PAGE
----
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Articulating the WorldConceptual Understanding and the Scientific Image$
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Joseph Rouse

Print publication date: 2015

Print ISBN-13: 9780226293677

Published to Chicago Scholarship Online: May 2016

DOI: 10.7208/chicago/9780226293707.001.0001

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Laws and Modalities in Scientific Practice

Laws and Modalities in Scientific Practice

Chapter:
(p.248) Eight Laws and Modalities in Scientific Practice
Source:
Articulating the World
Author(s):

Joseph Rouse

Publisher:
University of Chicago Press
DOI:10.7208/chicago/9780226293707.003.0008

This chapter addresses how laws and natural necessity figure in scientific understanding, by developing and extending Marc Lange’s and John Haugeland’s complementary accounts of the role of laws in scientific practice. Lange and Haugeland identify what laws are from their roles in research and scientific understanding, but from different directions. Lange began with laws’ constitutive, holistic counterfactual or subjunctive invariance, in contrast to accidents. This invariance accounts for the laws’ contribution to inductive strategies, counterfactual reasoning, explanation, and disciplinary orientations even in the “special” sciences, and provides a principled, univocal understanding of the manifold varieties, levels, and domains of necessity expressed by sets of laws. Haugeland took laws as constitutive rules for domains of scientific inquiry. The laws, together with scientific skills and commitments, have a normative role in scientific understanding that requires their characteristic necessity. Haugeland thereby makes intelligible the mutual accountability of data and methods with empirically defeasible theoretical frameworks. The chapter concludes that the mutually constitutive roles of conceptual patterns in the world and scientific capacities for pattern recognition show why scientific understanding is a form of material and discursive niche construction rather than linguistic representation, in order to account for the two-dimensional normativity of conceptual understanding.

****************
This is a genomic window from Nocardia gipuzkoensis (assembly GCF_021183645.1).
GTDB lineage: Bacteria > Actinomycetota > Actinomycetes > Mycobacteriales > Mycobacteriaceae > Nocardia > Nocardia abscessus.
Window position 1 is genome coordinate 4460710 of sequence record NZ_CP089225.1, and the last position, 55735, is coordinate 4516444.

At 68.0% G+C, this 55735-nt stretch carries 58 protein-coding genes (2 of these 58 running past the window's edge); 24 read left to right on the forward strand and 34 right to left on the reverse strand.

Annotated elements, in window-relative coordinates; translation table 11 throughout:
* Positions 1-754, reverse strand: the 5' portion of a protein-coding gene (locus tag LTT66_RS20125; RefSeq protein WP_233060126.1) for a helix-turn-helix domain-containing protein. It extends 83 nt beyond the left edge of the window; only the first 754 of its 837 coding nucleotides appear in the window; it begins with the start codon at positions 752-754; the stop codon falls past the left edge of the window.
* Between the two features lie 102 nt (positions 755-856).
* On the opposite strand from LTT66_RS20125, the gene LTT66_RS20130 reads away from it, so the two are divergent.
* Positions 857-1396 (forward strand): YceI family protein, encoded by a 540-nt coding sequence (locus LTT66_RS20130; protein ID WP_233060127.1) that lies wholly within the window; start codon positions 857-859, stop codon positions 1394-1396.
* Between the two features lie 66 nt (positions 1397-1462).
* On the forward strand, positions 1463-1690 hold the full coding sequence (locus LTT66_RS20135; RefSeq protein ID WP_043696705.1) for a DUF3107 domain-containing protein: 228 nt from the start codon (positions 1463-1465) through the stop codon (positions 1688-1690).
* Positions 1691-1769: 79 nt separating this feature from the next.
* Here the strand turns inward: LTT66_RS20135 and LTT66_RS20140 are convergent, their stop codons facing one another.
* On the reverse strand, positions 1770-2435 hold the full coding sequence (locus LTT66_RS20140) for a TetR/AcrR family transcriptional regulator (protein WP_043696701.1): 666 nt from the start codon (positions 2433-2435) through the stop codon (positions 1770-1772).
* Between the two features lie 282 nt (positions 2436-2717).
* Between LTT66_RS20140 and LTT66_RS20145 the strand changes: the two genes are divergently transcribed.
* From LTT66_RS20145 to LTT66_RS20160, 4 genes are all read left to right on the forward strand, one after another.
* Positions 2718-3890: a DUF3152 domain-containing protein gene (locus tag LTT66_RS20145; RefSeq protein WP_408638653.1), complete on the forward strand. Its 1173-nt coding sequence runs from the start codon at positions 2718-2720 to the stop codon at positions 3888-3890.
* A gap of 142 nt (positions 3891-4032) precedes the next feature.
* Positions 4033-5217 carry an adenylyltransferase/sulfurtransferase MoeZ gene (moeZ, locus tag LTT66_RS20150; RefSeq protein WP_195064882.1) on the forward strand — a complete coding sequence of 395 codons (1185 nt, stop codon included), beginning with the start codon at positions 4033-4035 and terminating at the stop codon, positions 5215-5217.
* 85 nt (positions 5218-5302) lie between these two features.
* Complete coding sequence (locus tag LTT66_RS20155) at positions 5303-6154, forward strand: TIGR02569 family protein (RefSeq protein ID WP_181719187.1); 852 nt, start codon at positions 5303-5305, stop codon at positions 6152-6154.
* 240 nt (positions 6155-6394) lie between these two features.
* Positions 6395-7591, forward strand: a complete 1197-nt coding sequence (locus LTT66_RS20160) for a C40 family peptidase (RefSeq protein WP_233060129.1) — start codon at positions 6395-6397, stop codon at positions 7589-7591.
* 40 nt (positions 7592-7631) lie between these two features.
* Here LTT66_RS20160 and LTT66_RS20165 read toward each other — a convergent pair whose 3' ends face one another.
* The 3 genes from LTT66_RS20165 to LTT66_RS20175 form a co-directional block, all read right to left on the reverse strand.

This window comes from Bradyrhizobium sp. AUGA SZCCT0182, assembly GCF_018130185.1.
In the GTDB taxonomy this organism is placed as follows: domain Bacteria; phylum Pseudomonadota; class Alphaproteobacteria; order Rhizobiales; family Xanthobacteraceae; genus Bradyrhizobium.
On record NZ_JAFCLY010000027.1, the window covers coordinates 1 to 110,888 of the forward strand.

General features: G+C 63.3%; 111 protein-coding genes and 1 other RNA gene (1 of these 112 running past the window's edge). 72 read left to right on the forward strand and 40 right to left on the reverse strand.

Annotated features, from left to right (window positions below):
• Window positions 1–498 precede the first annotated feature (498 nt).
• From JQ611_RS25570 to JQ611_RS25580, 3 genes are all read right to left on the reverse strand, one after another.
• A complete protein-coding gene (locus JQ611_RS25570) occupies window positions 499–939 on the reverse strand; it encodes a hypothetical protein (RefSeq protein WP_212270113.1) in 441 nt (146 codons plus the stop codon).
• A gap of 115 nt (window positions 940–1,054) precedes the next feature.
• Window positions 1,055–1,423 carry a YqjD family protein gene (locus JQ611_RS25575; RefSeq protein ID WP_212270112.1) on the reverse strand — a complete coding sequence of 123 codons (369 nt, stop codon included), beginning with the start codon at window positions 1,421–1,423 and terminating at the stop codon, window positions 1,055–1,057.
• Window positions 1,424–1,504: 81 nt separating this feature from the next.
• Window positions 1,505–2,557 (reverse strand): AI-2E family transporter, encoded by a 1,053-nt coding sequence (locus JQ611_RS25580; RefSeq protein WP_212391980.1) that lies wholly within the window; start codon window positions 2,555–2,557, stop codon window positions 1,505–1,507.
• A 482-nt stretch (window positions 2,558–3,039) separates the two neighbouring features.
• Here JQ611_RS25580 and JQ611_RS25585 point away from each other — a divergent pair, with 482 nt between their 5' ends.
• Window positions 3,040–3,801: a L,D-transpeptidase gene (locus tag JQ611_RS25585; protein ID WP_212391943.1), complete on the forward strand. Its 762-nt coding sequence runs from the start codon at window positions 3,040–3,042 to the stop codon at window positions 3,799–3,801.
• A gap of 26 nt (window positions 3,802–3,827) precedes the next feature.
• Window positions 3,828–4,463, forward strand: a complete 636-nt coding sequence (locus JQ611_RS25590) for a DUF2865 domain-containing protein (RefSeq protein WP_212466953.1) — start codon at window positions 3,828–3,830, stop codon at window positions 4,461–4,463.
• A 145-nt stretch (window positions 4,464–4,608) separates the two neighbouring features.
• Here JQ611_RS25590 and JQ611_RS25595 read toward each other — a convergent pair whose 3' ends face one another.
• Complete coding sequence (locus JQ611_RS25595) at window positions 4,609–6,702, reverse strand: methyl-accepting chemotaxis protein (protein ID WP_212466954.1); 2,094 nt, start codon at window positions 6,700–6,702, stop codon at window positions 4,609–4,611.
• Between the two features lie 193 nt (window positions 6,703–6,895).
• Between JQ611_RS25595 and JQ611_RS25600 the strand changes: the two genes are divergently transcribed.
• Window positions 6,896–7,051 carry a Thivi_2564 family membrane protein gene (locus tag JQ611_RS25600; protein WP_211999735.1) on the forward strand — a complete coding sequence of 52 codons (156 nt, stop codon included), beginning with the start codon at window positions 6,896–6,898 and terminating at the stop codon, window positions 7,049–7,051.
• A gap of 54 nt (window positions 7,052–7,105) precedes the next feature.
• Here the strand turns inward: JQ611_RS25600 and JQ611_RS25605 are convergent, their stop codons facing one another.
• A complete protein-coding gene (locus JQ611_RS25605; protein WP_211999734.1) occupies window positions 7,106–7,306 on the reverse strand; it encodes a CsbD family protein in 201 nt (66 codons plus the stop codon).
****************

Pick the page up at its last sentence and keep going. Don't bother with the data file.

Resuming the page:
Keywords:   scientific laws, natural necessity, Marc Lange, John Haugeland, inductive reasoning, scientific practice, conceptual normativity, constitutive rules, pattern recognition, niche construction

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